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Owner won't invest in dust collection--how do I make dollar bill argument?2/26
So we do have some dust collection. But no where near enough. And the shop is medium sized, and growing fast.
CNC is outrageously dust collection hungry. Lots of machines that actually have a dust collection circuitry hooked up have pretty much permanently closed shut off valves, as bogging down the CNC is definitely not a good idea.
So govt safety authorities are down their throat lately about air quality. There has been 2 massive sawmill fires in our area in the last year so it is definitely a hot topic.
But still no budging. But I don't want to just waltz in and ask for better dust collection-- I realize that I need a very strong argument. Do you folks have any fuel for me?
It is rare for any shop management to see dust collection as a priority since it does not have dollar return attached to it like a CNC router, gang saw, etc. would. Dust collection is also the number one cobbled together, DIY, inefficient, half ass machine in the shop. Then, you still have to deal with the dust once collected....
All an employee can do is drop a dime on the owner to the State and Fed safety guys. Be sure you are anonymous, and realize that they typically do not act on anonymous tips as a matter of policy. Or so they say. They get lots of calls from disgruntled employees, on their way out the door.
Insurance people also have a liability here, though very few of them understand it. Again, how you can get them in to test the air....? Local fire department does annual inspections of commercial spaces here, and have helped me see problems I did not think I had with stuff piling up, stacks too close to the ceiling, etc. It feels intrusive to have these guys come in, but it is good to have them on your side.
I wish you luck. Ultimately, if you cannot change them, you would have to change the job.
I agree with David, this is a health and safety issue, not a dollar and cents issue.
I have been in your predicament twice in my career, where the owner didn't want to spend the money to keep his employees safe and healthy. In both instances, I realized that I could not work for someone willing to sacrifice others' health for their own profit, and did exactly what David recommended and went to OSHA with "informal" complaints (which did get anonymously passed back to the owner). I followed that up by finding a new company to work for, one that actually cares more about people than money.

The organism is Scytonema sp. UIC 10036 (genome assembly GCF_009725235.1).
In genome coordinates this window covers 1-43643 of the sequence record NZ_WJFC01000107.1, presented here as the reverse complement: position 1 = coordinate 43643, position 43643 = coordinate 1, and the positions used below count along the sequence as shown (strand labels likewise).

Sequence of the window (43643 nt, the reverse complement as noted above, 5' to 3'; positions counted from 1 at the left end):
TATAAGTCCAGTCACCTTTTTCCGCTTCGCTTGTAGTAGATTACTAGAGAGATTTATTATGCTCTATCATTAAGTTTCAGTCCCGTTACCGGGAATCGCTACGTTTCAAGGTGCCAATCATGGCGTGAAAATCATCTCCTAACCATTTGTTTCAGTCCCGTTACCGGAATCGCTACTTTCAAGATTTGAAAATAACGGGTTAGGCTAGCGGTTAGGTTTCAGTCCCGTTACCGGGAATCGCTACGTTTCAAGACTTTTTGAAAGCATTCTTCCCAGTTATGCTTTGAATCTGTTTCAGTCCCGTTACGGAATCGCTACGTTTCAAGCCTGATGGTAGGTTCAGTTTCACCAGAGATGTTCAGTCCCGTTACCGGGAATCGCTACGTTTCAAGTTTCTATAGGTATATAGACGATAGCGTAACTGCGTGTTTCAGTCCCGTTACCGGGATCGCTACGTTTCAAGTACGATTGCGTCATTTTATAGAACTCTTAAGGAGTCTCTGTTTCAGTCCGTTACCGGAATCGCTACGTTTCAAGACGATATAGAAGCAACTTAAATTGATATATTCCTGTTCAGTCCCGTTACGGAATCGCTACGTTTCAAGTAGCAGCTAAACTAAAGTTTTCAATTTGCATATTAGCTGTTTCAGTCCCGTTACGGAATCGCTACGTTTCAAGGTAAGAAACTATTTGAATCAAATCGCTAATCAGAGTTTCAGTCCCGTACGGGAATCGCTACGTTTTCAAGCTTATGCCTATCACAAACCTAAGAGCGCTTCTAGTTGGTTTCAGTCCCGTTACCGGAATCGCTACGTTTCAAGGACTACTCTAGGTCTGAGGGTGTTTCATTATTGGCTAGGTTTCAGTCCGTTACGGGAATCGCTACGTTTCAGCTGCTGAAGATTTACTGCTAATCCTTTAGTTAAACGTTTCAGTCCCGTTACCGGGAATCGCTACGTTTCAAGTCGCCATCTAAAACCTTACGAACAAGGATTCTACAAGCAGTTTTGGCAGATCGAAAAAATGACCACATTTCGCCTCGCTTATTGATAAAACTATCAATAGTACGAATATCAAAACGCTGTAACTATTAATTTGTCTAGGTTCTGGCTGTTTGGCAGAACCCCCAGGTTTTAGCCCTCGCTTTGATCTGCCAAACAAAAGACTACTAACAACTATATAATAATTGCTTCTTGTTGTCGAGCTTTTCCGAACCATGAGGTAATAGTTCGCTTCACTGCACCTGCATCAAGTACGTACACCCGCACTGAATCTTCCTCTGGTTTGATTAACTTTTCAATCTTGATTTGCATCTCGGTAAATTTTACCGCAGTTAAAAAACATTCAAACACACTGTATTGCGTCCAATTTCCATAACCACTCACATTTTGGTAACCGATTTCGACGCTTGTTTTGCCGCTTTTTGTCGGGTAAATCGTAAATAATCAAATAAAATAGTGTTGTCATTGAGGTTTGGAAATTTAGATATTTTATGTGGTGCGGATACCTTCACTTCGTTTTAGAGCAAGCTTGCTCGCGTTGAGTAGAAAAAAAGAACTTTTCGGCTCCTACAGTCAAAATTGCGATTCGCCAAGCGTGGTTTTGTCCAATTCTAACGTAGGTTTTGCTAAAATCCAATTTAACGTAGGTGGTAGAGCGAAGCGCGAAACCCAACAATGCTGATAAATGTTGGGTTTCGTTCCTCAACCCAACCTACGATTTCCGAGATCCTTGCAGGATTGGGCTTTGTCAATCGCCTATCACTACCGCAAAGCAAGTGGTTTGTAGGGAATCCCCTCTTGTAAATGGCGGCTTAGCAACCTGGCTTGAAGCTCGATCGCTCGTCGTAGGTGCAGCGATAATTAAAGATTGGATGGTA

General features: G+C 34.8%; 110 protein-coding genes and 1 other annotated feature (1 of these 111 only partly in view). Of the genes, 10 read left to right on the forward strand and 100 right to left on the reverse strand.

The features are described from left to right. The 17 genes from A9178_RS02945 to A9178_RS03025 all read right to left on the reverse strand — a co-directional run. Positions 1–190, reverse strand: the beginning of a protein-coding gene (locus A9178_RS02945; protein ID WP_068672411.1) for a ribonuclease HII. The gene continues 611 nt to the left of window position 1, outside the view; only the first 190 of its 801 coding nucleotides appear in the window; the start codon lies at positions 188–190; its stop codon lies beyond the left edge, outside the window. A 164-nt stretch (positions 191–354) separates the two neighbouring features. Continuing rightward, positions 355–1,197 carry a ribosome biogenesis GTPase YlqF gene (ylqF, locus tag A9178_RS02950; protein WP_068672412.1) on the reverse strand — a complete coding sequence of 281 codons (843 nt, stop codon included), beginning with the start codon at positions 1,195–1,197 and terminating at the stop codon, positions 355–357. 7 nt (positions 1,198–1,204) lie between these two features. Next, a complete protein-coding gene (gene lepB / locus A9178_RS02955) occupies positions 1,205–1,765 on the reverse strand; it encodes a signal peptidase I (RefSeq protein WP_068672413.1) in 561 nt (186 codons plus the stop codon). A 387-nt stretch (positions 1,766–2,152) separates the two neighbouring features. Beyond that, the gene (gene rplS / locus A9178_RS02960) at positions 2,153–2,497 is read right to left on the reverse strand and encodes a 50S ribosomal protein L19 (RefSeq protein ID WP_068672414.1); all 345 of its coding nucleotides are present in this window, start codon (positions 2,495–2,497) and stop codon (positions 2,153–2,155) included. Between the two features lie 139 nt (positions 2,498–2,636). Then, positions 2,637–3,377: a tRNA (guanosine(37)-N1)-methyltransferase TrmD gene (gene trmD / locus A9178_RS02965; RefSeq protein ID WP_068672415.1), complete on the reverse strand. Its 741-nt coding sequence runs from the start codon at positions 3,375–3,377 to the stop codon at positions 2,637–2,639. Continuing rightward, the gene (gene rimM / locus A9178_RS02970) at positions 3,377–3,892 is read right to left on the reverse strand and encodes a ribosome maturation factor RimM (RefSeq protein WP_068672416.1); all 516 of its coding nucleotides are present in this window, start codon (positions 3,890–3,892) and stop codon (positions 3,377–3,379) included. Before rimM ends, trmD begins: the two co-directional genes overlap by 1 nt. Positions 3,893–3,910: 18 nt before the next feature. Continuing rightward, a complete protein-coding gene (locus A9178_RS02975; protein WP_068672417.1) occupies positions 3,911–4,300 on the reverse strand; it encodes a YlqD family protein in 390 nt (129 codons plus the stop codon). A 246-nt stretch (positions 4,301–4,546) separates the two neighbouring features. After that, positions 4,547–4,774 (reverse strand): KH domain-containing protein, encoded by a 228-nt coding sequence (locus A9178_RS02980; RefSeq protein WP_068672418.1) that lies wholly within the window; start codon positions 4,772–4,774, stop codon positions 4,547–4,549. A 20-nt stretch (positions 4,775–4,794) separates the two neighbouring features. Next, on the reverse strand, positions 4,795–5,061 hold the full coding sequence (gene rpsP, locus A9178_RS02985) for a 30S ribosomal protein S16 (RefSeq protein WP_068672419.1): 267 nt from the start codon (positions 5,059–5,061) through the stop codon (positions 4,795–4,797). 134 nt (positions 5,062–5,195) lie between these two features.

It's a tough situation to find yourself, I know, but ask yourself how you would feel if there is a dust explosion and someone gets seriously injured or killed. Could you sleep at night knowing you didn't do all you could to remedy the situation?
As a supervisor or manager it is your responsibility to take a strong stance against any perceived threat to peoples' health and safety. The fact that the owner doesn't share those feelings is disturbing to say the least, but that's his problem, don't make it yours as well!
I don't know how fast this may happen... but given the last years massive dust explosions in our area, I've been thinking about insurance companies. Would an insurance company have incentive to price out their fees in relation to combustibles in the air? After the incidents of this mass, I;ve heard it's become a topic.
Maybe not right now, but I could see it happen some day. Its definitely in the works here, I hear. Work authorities have been up their (body part) and down their throats about it in our shop. And this is new--safety visits in the last few years had yeilded nothing, but this year, holy.
I think they will probably eventually get slapped with a fat fine and have to do it. Baby steps, but steps none the less. I wish they could just beat the punch.
As for air quality testing, I looked into it, and in Canada there is two facets two it. Previously it was only a question of testing employees to see if they had the appropriate mask for the air quality around them. But now that they are afraid of dust explosions, I'm waiting to see what develops.